From what I have read moose are not hard to kill but when shot they just don't know that they are dead. A guide friend of mine had a client a couple of years ago place 3 shots into a moose at 150 yards with a 300 magnum and all the shots were right where they needed to be before the moose just fell over.
For both rifles I would stick with bullets in the 180 grain range. I don't reload for the 300 but for the 06 that means around 2700 fps. I personally like the Barnes TSX bullets and with them you could drop down to a 165 grain bullet for some extra velosity. I have shot quite a few elk and a few deer with the Barnes bullets and they performed flawless every time.
Moose hunting is generally close quarters with shots no further then 200 yds and most are much closer. That being said I would go with 180 gr premium bullets for both. I too love Barnes , but try a few different bullets to see what shoots best out of the gun. Partition or Accubond may be another choice. Either way, he will probably act like you missed him. They do not act like other animals when hit. Good luck!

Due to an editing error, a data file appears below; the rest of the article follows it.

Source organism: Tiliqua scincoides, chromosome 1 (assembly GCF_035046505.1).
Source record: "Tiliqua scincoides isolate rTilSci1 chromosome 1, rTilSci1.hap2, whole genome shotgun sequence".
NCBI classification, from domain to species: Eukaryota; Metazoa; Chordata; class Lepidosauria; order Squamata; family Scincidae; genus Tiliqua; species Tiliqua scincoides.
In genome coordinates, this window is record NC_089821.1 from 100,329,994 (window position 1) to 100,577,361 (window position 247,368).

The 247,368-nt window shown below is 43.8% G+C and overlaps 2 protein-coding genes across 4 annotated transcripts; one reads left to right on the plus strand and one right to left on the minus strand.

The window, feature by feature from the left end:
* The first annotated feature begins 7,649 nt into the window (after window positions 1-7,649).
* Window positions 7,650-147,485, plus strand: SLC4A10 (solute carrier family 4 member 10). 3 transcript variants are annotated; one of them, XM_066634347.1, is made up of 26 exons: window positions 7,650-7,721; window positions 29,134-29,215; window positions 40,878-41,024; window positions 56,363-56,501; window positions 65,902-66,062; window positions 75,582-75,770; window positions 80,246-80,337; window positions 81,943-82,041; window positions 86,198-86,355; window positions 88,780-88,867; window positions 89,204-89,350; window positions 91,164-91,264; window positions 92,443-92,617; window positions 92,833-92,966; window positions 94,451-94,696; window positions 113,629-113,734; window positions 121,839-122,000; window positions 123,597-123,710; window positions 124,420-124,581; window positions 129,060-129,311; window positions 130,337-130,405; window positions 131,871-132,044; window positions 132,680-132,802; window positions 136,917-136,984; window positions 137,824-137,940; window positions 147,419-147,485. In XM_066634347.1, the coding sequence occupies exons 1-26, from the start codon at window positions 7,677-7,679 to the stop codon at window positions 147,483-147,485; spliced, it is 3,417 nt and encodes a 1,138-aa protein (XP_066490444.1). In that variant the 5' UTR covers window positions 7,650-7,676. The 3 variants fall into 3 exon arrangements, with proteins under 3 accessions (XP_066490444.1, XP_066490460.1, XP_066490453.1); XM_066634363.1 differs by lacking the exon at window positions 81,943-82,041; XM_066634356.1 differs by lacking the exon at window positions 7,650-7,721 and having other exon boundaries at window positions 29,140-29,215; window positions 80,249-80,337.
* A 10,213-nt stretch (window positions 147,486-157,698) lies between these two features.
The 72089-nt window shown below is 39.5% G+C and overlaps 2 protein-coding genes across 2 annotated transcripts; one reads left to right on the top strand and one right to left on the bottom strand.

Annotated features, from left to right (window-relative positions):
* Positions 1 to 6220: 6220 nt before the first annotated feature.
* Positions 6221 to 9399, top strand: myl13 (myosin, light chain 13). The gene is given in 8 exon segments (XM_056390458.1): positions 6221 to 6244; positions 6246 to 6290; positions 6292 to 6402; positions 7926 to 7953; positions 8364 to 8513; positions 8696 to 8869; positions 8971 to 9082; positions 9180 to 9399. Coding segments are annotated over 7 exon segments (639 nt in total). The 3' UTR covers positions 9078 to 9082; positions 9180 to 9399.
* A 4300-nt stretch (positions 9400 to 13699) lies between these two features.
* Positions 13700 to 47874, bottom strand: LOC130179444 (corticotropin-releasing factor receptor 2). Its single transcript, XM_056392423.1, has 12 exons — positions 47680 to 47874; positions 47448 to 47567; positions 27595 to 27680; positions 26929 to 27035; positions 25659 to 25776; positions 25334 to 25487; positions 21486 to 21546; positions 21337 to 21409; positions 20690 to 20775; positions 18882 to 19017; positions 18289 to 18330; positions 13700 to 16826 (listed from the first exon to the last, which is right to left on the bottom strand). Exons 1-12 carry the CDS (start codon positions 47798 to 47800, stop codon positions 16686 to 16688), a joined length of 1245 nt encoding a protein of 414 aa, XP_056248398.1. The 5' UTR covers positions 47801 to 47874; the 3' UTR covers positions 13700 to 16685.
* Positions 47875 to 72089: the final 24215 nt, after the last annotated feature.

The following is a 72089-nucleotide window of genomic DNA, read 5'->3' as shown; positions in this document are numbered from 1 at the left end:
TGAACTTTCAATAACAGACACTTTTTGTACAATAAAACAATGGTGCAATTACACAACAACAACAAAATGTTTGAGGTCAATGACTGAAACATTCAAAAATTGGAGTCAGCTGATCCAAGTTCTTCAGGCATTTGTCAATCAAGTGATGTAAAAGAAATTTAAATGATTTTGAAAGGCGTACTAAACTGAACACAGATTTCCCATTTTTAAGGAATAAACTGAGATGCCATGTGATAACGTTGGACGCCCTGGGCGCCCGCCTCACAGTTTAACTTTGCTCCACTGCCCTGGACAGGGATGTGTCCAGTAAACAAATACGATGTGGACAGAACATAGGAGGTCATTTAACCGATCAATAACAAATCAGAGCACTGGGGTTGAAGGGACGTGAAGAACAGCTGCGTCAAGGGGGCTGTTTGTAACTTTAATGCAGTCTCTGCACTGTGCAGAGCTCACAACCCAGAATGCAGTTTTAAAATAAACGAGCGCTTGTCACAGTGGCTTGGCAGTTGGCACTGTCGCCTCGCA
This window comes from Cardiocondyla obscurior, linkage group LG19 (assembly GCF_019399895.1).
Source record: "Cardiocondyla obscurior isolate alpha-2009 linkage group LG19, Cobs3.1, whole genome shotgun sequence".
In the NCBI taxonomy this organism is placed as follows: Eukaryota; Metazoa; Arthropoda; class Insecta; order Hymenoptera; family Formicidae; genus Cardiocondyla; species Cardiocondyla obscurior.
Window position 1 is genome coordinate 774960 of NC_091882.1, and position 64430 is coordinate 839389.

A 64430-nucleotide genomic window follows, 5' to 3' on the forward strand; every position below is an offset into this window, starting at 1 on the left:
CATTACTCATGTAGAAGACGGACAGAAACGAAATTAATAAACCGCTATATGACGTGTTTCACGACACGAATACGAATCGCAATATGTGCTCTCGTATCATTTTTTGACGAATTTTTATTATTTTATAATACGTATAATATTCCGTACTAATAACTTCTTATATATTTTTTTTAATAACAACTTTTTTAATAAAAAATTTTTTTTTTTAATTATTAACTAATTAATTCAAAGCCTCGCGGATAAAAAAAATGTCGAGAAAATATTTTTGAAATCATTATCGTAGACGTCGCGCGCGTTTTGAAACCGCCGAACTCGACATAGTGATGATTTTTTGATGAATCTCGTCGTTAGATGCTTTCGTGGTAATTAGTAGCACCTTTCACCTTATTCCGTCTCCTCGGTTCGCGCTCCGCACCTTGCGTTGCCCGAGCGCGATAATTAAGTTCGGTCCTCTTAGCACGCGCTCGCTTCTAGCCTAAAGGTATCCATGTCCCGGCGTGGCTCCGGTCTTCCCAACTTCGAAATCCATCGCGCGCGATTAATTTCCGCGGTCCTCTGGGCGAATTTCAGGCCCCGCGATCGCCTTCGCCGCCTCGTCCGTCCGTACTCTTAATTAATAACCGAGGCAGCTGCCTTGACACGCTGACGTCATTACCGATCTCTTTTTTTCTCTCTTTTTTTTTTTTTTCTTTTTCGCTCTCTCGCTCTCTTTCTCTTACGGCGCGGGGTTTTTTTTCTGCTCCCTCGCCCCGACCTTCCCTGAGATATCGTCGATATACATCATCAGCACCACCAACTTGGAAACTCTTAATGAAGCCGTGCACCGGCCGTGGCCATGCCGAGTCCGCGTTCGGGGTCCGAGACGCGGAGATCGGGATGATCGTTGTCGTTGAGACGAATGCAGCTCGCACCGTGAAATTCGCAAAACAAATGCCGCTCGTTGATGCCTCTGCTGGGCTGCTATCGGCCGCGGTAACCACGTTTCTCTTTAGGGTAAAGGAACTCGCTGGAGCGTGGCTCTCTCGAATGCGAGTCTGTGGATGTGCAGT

Biker, on the Barnes TSX you can drop down a bullit size due to their construction and still get the same effect as a heaver bullet. So instead of the 180 TSX drop down to the Barnes 165 or even the 150 grain bullet. You will carry more speed at longer ranges and bullet performance will not be affected.
The monolithic bullet have a huge advantage, they can be a lot lighter and still weight more than a heavier bullet at impact. At even 300 yds, they will arrive faster with the increase in MV and then penetrate better because they dion shed weight. A 180 gr cup and core bullet that sheds 30%, Nosler Partition, falls off to 126 grs somewhere along the penetration. The 150 gr monolithic, keep's it total weight through. The monolithic will also destroy less meat. I guessing that it's because the monolithic does't mushroom and lose weight, goes through like an improved solid. I you want to spend the monney on premium bullet's, they do work.
There is something about the look and feel of a bolt action rifle with a walnut stock that pleases me. Call me old fashioned, but the character of the rifle I choose to own is equally as important to me as how that rifle performs.
I’ll be the first to admit that the lack of weight in a carbon fiber stock is awfully nice when chasing elk in high country and that any synthetic could help a bit when mother natured decides to rain on your parade. My own preference, however, is to...